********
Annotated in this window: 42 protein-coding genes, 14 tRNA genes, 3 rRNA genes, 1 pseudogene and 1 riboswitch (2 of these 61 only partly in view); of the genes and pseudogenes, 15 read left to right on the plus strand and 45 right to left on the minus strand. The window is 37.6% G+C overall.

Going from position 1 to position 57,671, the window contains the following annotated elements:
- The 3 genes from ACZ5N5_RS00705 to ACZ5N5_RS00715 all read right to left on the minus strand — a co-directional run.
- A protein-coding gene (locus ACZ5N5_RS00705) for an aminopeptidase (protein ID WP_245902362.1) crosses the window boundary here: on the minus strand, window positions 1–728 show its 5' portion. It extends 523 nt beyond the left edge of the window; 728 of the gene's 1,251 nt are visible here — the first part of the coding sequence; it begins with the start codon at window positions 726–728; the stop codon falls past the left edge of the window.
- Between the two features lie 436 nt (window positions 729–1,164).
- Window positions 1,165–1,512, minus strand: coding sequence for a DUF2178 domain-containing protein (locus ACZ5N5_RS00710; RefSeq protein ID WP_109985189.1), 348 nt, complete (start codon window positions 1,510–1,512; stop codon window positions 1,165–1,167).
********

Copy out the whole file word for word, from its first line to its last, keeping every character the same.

Annotated in this window: 42 protein-coding genes, 14 tRNA genes, 3 rRNA genes, 1 pseudogene and 1 riboswitch (2 of these 61 only partly in view); of the genes and pseudogenes, 15 read left to right on the plus strand and 45 right to left on the minus strand. The window is 37.6% G+C overall.

Going from position 1 to position 57,671, the window contains the following annotated elements:
- The 3 genes from ACZ5N5_RS00705 to ACZ5N5_RS00715 all read right to left on the minus strand — a co-directional run.
- A protein-coding gene (locus ACZ5N5_RS00705) for an aminopeptidase (protein ID WP_245902362.1) crosses the window boundary here: on the minus strand, window positions 1–728 show its 5' portion. It extends 523 nt beyond the left edge of the window; 728 of the gene's 1,251 nt are visible here — the first part of the coding sequence; it begins with the start codon at window positions 726–728; the stop codon falls past the left edge of the window.
- Between the two features lie 436 nt (window positions 729–1,164).
- Window positions 1,165–1,512, minus strand: coding sequence for a DUF2178 domain-containing protein (locus ACZ5N5_RS00710; RefSeq protein ID WP_109985189.1), 348 nt, complete (start codon window positions 1,510–1,512; stop codon window positions 1,165–1,167).